Article by Seth Shostak August 2, 2020 (nbcnews.com)
• The New York Times recently reported that in spite of a Pentagon UFO research program being shut down in 2012, a new one has taken its place. This gives a hundred million Americans hope that there must be something worth looking at… aliens perhaps?
• When The New York Times reported in 2017 that Navy pilots captured video of a UFO outmaneuvering their jets over the Pacific Ocean, they felt compelled to look into it due to national security concerns. Or is this a ruse by the government to make the public think that the military thinks that these are probably Russian or Chinese technologies, so that the public won’t be thrown “into chaos”?
• The NY Times also revealed that the government has in its possession “retrieved materials” that are “not made on this Earth”, and possibly even recovered alien spacecraft. This claim seems suspect. The Navy pilots didn’t report picking up pieces of alien technology or strange metal alloys, so it’s unclear where these “materials” came from. This is a case where seeing might be believing. But no one has let us see anything, which is convenient.
• Senator Marco Rubio, R-Fla., says he is especially concerned by the fact that the extraterrestrials spend a lot of time hanging out above our military bases. But why would such technologically advanced aliens travel trillions of miles to our planet just to ‘play cat-and-mouse’ with Navy jets and monitor our far-less advanced weaponry? Perhaps these aliens come as saviors to protect us from ourselves.
• No, aliens wouldn’t be interested in our pitiful technology. If unidentified craft or drones are watching our military capabilities, then it is more likely they are Russian or Chinese intelligence. Humans are too quick to ascribe strange phenomena to superhuman beings, much as the Greeks believed that lightning bolts were javelins tossed by Zeus. There is no solid ‘science’ that supports these unidentified objects being extraterrestrial.
• The Office of Naval Intelligence will supposedly make regular reports on at least some of its UFO findings. Is this good news for the Fox Mulder crowd who ‘want to believe’ in UFOs? Or will it rob these believers of their best evidence – which is no evidence at all?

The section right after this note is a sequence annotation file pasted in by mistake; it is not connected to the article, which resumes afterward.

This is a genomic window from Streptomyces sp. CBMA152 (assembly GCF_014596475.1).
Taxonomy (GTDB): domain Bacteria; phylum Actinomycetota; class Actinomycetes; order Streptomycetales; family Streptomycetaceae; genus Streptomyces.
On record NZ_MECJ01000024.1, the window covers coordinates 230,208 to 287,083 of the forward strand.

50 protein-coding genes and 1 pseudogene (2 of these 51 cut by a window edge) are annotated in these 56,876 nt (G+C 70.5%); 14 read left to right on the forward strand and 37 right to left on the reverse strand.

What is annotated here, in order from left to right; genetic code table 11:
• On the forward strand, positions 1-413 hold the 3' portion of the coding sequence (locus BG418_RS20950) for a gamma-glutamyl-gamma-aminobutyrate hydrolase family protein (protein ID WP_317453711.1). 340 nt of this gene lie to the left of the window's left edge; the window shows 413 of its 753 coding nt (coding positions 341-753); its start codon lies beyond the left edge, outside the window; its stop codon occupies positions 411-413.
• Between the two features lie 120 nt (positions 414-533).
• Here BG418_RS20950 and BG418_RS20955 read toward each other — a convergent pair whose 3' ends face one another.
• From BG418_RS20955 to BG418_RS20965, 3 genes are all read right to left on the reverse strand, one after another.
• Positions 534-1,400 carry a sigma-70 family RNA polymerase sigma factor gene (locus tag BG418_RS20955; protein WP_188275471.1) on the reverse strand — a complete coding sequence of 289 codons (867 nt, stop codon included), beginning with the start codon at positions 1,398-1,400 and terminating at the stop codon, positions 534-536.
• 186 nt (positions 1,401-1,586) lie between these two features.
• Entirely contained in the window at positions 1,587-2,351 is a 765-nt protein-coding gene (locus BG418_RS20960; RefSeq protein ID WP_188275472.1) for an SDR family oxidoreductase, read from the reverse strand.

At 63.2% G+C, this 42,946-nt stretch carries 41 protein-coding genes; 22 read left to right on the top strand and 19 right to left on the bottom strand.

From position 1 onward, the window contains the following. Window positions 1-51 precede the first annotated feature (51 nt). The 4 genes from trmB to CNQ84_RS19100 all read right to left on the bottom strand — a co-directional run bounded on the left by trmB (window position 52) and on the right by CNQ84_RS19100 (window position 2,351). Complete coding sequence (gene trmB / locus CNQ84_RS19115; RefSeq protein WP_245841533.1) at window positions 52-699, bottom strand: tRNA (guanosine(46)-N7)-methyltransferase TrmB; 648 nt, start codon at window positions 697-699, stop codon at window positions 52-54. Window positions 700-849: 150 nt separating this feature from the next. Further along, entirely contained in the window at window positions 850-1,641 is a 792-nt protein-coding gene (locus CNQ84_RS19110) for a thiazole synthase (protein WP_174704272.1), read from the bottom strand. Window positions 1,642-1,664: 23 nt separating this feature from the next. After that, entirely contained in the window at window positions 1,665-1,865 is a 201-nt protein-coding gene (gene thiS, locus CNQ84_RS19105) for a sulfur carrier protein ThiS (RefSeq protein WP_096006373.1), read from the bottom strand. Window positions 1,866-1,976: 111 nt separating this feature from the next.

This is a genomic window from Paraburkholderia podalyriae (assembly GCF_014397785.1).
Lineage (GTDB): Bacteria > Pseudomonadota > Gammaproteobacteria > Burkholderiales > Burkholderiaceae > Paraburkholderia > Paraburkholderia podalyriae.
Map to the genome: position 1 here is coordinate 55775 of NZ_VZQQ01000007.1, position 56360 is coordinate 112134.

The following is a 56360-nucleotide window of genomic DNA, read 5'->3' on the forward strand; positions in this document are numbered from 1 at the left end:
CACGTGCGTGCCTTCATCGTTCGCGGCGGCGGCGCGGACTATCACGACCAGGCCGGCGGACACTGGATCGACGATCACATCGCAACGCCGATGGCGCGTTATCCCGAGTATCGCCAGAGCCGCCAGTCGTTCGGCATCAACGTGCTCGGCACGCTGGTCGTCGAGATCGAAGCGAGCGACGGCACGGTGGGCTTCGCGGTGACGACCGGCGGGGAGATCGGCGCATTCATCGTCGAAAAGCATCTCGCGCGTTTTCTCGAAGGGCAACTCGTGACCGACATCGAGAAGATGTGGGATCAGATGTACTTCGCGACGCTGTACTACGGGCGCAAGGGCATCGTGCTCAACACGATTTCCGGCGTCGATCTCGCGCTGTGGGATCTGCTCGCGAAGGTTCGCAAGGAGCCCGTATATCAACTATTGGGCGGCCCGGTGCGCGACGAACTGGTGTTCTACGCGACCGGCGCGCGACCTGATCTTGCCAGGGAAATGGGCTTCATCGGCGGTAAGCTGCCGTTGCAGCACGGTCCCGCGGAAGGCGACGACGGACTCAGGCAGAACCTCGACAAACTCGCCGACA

• [Editor’s Note] As the Senior Astronomer for the SETI Institute (Search for Extraterrestrial Intelligence) which peers at distant stars through radio telescopes looking for clues of extraterrestrial civilizations, Seth Shostak’s continuing fame and fortune lies in never finding any aliens at all, so he can keep on “searching”.
To this end, he pens this article that twists and contorts until he finally reaches his foregone conclusion – that extraterrestrials have not yet come to this planet. Shostak’s tortured premise is that highly advanced extraterrestrial beings would have no interest in our inferior technology, although the Russians or the Chinese may have. To believe that UFOs are of an extraterrestrial origin is a testament to the feeble human mind that ascribes anything unknown to supernatural causes. There is no hard science supporting alien technology, and there are no ‘alien materials’ or recovered alien craft in the government’s possession.
Shostak is a proud standard-bearer for the Deep State, continuing to debunk the extraterrestrial presence in any way he can, just as others before him have done for over seventy years. He must be aware that aliens exist here in our solar system. But his job is to lie to the public and attempt to make a mockery of the UFO disclosure movement, while posing as a responsible scientist. Unfortunately for Shostak, more and more people are waking up to this deceit and recognizing him for the despicable charlatan that he is.
Is it vindication at last? The New York Times has recently reported that a supposedly canceled Pentagon project to investigate
strange aerial phenomena is still showing a pulse. The clandestine effort, originally known as the Advanced Aerospace Threat Identification Program, was said to have ended in 2012. But, apparently, it’s still doing its thing under the auspices of the U.S. Office of Naval Intelligence, and with a new name: the Unidentified Aerial Phenomenon Task Force.
So, where there’s smoke, there’s fire, right? If the feds are still forking over tax dollars to delve into odd goings-on in the sky, it must be because they’ve got convincing evidence of extraterrestrial visitors. That’s the hope of the 100 million or so Americans who seem willing to swear on the Good Book that unidentified flying objects are, at least in some cases, alien objects.
But as with everything UFO-related, it’s worth taking a second, or third, look before rushing to lay out the red carpet for alien houseguests. When, in 2017, the Times first reported on a secret project to study unidentified aerial phenomena, it was in connection with some puzzling videos taken by Navy fighter pilots over the Pacific. The video showed unidentified objects ahead of the jets, objects that seemed to maneuver in bizarre ways. The military has always wanted to know about anything that can fly, so there are plenty of national security reasons for why they would continue such research.
That’s the most straightforward explanation for why the Navy has extended the Pentagon program. It’s also what they’ve said.
But isn’t it possible that what’s really going on here is not an investigation into unknown aircraft or drones, but a distraction to keep us from a more disturbing truth — that UFOs aren’t enemy flying machines, but alien flying machines? Maybe the government doesn’t want to admit this, because they figure the news might throw society into chaos.
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